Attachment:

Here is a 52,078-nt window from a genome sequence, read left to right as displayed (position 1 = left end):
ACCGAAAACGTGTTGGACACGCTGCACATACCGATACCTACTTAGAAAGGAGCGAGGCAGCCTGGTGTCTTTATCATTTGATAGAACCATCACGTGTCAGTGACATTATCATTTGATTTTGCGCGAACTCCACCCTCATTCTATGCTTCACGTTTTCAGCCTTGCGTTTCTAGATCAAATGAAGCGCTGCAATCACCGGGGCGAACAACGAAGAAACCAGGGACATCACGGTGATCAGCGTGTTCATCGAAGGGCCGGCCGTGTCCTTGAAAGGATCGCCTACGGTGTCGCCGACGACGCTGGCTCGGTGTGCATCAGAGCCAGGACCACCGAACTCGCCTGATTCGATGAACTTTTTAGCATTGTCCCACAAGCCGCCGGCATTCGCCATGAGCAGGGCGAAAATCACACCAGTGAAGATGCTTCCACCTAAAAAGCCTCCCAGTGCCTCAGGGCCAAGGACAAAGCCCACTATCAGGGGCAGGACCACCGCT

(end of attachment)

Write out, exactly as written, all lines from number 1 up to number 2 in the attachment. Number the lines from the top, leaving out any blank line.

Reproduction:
Here is a 52,078-nt window from a genome sequence, read left to right as displayed (position 1 = left end):
ACCGAAAACGTGTTGGACACGCTGCACATACCGATACCTACTTAGAAAGGAGCGAGGCAGCCTGGTGTCTTTATCATTTGATAGAACCATCACGTGTCAGTGACATTATCATTTGATTTTGCGCGAACTCCACCCTCATTCTATGCTTCACGTTTTCAGCCTTGCGTTTCTAGATCAAATGAAGCGCTGCAATCACCGGGGCGAACAACGAAGAAACCAGGGACATCACGGTGATCAGCGTGTTCATCGAAGGGCCGGCCGTGTCCTTGAAAGGATCGCCTACGGTGTCGCCGACGACGCTGGCTCGGTGTGCATCAGAGCCAGGACCACCGAACTCGCCTGATTCGATGAACTTTTTAGCATTGTCCCACAAGCCGCCGGCATTCGCCATGAGCAGGGCGAAAATCACACCAGTGAAGATGCTTCCACCTAAAAAGCCTCCCAGTGCCTCAGGGCCAAGGACAAAGCCCACTATCAGGGGCAGGACCACCGCT